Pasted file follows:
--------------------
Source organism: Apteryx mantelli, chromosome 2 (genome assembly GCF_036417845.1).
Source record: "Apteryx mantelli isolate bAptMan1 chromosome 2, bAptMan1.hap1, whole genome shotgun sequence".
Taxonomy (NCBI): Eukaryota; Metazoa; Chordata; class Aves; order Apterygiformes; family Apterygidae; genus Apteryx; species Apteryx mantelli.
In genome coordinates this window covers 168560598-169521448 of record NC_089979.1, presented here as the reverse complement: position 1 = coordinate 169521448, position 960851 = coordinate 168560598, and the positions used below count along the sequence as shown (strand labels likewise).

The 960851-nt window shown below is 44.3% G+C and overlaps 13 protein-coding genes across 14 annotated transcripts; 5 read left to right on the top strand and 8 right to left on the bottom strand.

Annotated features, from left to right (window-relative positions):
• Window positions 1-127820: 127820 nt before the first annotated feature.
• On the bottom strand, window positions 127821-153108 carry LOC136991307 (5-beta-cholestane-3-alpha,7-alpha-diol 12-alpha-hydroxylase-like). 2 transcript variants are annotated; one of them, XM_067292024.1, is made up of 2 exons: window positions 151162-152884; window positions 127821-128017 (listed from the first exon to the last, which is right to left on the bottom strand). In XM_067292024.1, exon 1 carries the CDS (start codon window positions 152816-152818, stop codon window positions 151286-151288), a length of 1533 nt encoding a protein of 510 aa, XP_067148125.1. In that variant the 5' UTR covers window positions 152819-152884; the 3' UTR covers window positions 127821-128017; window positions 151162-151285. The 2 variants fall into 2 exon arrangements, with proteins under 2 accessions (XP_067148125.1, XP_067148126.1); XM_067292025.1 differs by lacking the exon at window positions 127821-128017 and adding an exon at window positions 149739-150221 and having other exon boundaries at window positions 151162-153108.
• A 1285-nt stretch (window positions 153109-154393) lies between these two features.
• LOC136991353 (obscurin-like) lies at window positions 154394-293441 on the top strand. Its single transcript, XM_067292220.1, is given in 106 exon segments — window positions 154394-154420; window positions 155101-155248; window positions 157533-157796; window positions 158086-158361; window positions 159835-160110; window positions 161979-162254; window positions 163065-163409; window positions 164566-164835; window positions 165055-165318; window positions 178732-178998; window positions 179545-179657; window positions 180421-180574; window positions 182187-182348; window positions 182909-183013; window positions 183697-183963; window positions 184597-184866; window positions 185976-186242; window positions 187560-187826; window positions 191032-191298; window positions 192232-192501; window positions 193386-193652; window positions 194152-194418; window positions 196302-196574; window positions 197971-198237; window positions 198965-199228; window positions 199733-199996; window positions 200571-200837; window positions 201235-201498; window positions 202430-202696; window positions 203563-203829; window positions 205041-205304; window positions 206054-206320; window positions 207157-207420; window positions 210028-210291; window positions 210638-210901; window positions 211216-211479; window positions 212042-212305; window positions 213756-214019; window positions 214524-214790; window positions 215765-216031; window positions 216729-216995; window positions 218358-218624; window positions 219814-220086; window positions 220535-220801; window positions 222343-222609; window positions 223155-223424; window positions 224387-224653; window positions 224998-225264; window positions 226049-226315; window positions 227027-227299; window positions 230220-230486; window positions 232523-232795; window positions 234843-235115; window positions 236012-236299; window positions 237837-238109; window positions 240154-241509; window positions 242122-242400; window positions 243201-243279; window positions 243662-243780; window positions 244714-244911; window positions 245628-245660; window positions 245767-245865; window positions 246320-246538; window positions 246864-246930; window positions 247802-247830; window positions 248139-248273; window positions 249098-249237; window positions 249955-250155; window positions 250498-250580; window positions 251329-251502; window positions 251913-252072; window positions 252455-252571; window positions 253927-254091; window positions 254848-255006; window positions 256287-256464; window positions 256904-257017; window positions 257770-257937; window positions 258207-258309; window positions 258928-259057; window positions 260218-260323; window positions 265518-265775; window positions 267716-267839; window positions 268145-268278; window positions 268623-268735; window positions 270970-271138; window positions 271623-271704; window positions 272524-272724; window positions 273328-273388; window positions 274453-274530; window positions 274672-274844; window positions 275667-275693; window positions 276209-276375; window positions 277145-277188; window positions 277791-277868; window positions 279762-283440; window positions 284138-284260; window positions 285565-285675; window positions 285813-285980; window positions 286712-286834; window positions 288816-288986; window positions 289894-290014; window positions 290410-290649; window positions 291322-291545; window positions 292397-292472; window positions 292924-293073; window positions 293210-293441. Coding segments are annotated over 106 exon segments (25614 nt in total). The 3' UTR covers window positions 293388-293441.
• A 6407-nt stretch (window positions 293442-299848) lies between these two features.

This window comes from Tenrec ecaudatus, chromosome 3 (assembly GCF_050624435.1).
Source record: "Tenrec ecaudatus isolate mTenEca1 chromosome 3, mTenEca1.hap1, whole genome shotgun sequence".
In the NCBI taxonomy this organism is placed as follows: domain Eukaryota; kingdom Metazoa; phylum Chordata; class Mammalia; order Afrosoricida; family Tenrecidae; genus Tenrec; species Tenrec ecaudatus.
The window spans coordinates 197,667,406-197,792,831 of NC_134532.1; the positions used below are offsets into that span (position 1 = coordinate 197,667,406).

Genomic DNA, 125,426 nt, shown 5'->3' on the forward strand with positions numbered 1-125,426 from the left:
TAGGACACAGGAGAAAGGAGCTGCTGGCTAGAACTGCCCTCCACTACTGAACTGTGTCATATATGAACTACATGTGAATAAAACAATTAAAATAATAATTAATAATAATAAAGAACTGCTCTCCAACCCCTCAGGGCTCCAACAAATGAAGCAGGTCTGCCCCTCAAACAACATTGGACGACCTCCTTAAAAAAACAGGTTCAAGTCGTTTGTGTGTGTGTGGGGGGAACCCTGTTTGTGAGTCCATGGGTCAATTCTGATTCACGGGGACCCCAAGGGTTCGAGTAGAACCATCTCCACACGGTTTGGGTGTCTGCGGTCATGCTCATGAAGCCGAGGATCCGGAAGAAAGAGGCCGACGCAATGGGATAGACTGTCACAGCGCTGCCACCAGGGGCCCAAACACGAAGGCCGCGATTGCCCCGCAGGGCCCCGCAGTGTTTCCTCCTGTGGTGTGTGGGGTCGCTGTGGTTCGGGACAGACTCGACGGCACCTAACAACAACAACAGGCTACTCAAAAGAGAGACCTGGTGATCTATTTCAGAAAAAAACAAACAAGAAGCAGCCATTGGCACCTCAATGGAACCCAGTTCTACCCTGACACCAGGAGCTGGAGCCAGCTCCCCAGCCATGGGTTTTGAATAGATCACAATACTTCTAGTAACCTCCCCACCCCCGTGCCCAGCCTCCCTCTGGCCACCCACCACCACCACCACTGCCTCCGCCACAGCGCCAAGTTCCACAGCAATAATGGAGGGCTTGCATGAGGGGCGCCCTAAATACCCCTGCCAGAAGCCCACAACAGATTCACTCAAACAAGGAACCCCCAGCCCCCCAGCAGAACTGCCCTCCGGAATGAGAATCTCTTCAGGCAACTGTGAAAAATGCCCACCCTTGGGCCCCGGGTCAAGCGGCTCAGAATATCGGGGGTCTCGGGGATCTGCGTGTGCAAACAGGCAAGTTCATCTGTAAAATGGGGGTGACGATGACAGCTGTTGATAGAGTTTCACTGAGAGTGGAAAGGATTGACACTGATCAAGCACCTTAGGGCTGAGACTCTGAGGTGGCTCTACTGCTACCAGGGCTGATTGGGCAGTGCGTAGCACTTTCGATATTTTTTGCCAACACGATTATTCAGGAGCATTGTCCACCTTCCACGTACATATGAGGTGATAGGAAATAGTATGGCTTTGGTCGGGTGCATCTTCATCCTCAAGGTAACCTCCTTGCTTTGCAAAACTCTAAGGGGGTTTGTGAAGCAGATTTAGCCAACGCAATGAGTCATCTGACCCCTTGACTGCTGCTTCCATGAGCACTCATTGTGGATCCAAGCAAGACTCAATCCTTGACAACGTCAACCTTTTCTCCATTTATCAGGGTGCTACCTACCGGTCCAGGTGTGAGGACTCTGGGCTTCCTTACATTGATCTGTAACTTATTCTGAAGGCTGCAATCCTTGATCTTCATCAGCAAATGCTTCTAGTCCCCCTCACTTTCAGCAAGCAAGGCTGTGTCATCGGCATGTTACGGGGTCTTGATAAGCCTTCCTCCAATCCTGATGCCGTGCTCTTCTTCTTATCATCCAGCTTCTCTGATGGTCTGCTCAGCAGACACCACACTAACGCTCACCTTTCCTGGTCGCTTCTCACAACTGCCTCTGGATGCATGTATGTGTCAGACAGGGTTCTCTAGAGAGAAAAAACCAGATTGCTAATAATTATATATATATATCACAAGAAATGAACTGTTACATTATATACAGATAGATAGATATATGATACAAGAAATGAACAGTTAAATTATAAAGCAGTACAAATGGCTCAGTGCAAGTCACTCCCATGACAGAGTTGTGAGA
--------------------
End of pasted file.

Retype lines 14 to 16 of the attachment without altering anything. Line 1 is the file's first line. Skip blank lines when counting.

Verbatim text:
In the NCBI taxonomy this organism is placed as follows: domain Eukaryota; kingdom Metazoa; phylum Chordata; class Mammalia; order Afrosoricida; family Tenrecidae; genus Tenrec; species Tenrec ecaudatus.
The window spans coordinates 197,667,406-197,792,831 of NC_134532.1; the positions used below are offsets into that span (position 1 = coordinate 197,667,406).

Genomic DNA, 125,426 nt, shown 5'->3' on the forward strand with positions numbered 1-125,426 from the left: